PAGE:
A new report released this week by the National Academies of Sciences, Engineering, and Medicine addresses concerns about reproducibility and replicability in scientific research that have been expressed in scientific and popular media. "As these concerns came to light, Congress requested that the National Academies of Sciences, Engineering, and Medicine conduct a study to assess the extent of issues related to reproducibility and replicability and to offer recommendations for improving rigor and transparency in scientific research," the report states.
The report defines reproducibility and replicability and examines the factors that could lead to non-reproducibility and non-replicability. "While reproducibility is straightforward and should generally be expected, replicability is more nuanced, and in some cases a lack of replicability can aid the process of scientific discovery," the authors write.
The report doesn't go so far as to say that the replication and reproducibility concerns have reached crisis levels, Gizmodo reports. But it does recommend wide-scale improvements in how scientists, academic institutions, journals, funders, and even journalists do their work.
For years, some researchers have called for improvements in the overall quality of published research. They've highlighed common issues such as fraudulent, poorly done, or overhyped studies, with embellished findings based on small sample sizes; statistical manipulation of data; and studies with negative conclusions being suppressed, Gizmodo says.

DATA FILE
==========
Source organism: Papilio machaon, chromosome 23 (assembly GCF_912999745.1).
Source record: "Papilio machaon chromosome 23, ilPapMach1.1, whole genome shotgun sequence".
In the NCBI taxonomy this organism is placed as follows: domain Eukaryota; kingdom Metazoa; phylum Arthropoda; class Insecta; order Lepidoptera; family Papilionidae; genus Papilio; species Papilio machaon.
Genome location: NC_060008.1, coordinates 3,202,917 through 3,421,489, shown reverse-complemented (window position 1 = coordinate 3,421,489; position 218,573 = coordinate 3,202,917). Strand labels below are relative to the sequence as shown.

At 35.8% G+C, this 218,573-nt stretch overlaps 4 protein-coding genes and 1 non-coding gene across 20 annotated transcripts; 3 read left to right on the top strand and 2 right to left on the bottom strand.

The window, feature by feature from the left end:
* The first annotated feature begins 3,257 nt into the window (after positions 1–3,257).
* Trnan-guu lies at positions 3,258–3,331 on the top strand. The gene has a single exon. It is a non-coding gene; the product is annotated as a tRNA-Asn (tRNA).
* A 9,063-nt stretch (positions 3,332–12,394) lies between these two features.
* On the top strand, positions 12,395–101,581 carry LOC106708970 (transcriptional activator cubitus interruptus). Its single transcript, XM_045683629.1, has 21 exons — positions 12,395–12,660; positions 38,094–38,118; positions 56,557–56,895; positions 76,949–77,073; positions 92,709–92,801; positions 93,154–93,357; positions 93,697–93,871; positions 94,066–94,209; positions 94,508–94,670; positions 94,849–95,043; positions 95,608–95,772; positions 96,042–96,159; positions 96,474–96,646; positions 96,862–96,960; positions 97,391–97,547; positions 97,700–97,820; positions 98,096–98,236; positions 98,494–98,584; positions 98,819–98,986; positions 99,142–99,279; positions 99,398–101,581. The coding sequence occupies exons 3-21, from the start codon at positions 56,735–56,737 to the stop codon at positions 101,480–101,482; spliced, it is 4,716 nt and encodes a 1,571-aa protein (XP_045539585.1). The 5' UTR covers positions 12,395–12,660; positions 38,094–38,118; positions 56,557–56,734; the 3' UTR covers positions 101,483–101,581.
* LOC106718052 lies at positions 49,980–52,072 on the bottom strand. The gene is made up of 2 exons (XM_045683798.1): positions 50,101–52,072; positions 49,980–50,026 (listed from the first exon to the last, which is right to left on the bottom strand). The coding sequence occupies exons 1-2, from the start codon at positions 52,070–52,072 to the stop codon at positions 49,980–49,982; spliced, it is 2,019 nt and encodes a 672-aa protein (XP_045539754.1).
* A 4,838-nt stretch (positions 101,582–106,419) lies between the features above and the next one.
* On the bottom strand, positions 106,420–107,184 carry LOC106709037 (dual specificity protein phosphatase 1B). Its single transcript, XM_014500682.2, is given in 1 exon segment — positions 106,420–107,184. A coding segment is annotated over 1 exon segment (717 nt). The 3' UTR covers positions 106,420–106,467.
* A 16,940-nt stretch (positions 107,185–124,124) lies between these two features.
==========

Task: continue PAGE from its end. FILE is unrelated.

The problem with these issues isn't just that they make scientists look bad. They've also resulted in unreproducible research. In some surveys, a majority of scientists have agreed that science is facing a legitimate problem, and some groups have started to fact-checking widely accepted hallmark studies, Gizmodo says. But the researchers whose work is being questioned have lashed back, accusing their critics of malicious motives.
The National Academies report is trying to find a middle ground. It does state that there are serious systemic gaps in how scientists conduct and relay their research, Gizmodo says, but it doesn't necessarily agree that there is a true "crisis" threatening science. It provides guidelines for better data transparency and rigor in original studies; criteria for when these studies might merit a reproduction or replication; and recommendations for how journalists should cover and report on these studies.
For journalists, the National Academies recommends reporting on scientific results "with as much context and nuance as the medium allows."
The National Academies report also concludes that scientists shouldn't worry too much about replicating any one individual study, but should rely on "reviews of cumulative evidence on a subject" to understand the state of scientific knowledge on a given topic, Gizmodo adds.